Janyk's message to anyone who's afraid of giving blood is simple: "No pain, 20 minutes, then you'll gain." Christina Colizza

10:11 a.m. ET

You know how when you're really worked up, you call a best friend? You know, someone you can rant to, who really supports you, and who you know won't really hold your most aggravated thoughts against you?

President Trump did that Thursday morning with a quick call to the gang of Fox & Friends.

In a freewheeling interview with hosts Steve Doocy, Ainsley Earhardt, and Brian Kilmeade, the president addressed several ongoing stories, including former FBI Director James Comey's book tour and the allegations in his memoir, A Higher Loyalty; the failed nomination of his preferred Veterans Affairs secretary, Ronny Jackson; and his apparently renewed kinship with Kanye West. He also revisited one of his pet topics, the "fake news media."

"People have to understand," Trump began, "how dishonest the news is." He was careful to note that his host network, Fox News, treats him "fairly" even if they're not "perfect for me." When Trump launched into an attack of CNN, Kilmeade gently suggested that perhaps Trump watch less of the network. "I'm not your doctor, Mr. President, but I would recommend you watch less of them," Kilmeade said, which prompted Trump to declare, "I don't watch them at all." He then immediately pivoted to a discussion of a CNN town hall with "Leakin' Lyin' Comey" that aired Wednesday night, which he admitted he watched but "hated to do it."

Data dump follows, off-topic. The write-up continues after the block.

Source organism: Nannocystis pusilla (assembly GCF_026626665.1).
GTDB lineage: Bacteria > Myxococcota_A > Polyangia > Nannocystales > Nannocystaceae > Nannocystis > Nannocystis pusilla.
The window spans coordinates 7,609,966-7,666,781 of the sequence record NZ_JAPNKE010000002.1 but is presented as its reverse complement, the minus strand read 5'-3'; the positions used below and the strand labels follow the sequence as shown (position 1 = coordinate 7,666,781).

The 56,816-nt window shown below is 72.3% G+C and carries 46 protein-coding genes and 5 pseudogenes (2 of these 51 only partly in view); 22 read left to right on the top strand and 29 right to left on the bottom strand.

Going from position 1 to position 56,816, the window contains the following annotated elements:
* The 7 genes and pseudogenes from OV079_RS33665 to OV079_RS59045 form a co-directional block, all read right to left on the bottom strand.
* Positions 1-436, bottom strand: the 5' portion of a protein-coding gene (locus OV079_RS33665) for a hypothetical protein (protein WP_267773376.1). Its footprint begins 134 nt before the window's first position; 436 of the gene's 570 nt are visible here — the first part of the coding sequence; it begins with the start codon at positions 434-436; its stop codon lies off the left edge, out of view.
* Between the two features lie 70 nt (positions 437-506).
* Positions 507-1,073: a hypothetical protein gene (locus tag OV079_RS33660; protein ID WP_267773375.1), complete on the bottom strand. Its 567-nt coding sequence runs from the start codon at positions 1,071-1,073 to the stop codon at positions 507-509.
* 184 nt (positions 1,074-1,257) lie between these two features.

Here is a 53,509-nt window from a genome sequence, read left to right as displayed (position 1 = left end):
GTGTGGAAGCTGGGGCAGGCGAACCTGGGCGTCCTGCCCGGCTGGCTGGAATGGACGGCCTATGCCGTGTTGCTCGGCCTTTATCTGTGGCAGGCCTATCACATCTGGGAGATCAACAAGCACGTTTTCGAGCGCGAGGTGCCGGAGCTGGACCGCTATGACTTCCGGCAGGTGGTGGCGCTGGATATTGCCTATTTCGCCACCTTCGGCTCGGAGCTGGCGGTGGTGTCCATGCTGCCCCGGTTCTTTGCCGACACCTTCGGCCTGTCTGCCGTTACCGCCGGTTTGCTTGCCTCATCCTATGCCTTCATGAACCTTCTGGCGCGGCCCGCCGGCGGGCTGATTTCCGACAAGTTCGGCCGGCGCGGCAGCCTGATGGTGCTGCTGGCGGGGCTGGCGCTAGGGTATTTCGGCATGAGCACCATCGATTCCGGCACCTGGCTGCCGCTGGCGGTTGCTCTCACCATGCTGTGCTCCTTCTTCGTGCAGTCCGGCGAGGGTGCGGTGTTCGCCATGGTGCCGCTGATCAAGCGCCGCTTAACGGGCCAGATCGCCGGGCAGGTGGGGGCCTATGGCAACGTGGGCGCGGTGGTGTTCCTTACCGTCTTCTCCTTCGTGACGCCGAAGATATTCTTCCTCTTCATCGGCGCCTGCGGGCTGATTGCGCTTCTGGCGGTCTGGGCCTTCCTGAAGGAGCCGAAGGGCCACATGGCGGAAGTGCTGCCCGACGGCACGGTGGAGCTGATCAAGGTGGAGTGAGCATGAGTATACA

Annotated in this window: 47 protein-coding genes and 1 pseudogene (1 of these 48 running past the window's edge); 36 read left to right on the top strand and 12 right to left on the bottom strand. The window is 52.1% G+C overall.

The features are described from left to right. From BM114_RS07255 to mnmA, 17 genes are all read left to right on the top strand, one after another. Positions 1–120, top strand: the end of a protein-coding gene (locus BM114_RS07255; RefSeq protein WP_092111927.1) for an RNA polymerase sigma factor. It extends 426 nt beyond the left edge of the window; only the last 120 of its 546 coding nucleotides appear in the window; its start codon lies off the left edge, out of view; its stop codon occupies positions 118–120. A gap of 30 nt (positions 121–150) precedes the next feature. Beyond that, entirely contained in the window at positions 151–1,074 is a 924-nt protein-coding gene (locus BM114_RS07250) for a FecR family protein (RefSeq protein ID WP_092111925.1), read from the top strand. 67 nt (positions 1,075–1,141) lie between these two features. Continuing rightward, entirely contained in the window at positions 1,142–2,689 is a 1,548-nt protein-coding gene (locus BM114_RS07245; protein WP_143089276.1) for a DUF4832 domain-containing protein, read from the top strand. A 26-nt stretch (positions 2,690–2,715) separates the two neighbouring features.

Doocy and Earhardt tried their hands at getting the president to move to a new topic, which they eventually succeeded in — but not before Trump got in a shot at NBC News, too. Watch below. Kimberly Alters

9:20 a.m. ET

Tens of thousands of schoolteachers are walking off the job in Arizona on Thursday, in the state's first statewide teachers' strike. Teachers in four Colorado school districts, including two of the state's largest, are also walking out today, a day before a statewide demonstration on Friday.

In both states, the teachers are seeking higher pay — the average annual salary for teachers in Arizona is $47,403 and in Colorado, $51,808, versus a national average of $59,660 — and increased funding for schools, after years of cuts and shortfalls. In Colorado, lawmakers are also considering changes to the state's public pension system that would reduce take-home pay for teachers.

In Arizona, where teachers overwhelmingly approved the strike, there is no set end to the walkout. Many of Arizona's school districts, including its largest, will be closed at least Thursday and Friday, and churches and community groups are working to provide inexpensive or free emergency day care for parents. All four Colorado districts closed today are expected to be open Friday, while the state's largest district, in Denver, will be closed Friday. Teachers have already gone on strike in West Virginia, Oklahoma, and Kentucky this spring. Peter Weber

8:09 a.m. ET
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Embattled White House physician Ronny Jackson said Thursday that he is "regretfully withdrawing" his name to be veterans affairs secretary, saying that while he had expected tough questions about the Department of Veterans Affairs, "I did not expect to have to dignify baseless and anonymous attacks on my character and integrity." He called the allegations against him "completely false and fabricated." The Senate Veterans' Affairs Committee had indefinitely suspended confirmation hearings this week as lawmakers received allegations from current and former colleagues that Jackson had crashed a government vehicle while drunk, drank on the job, and handed out prescription drugs "like candy." Peter Weber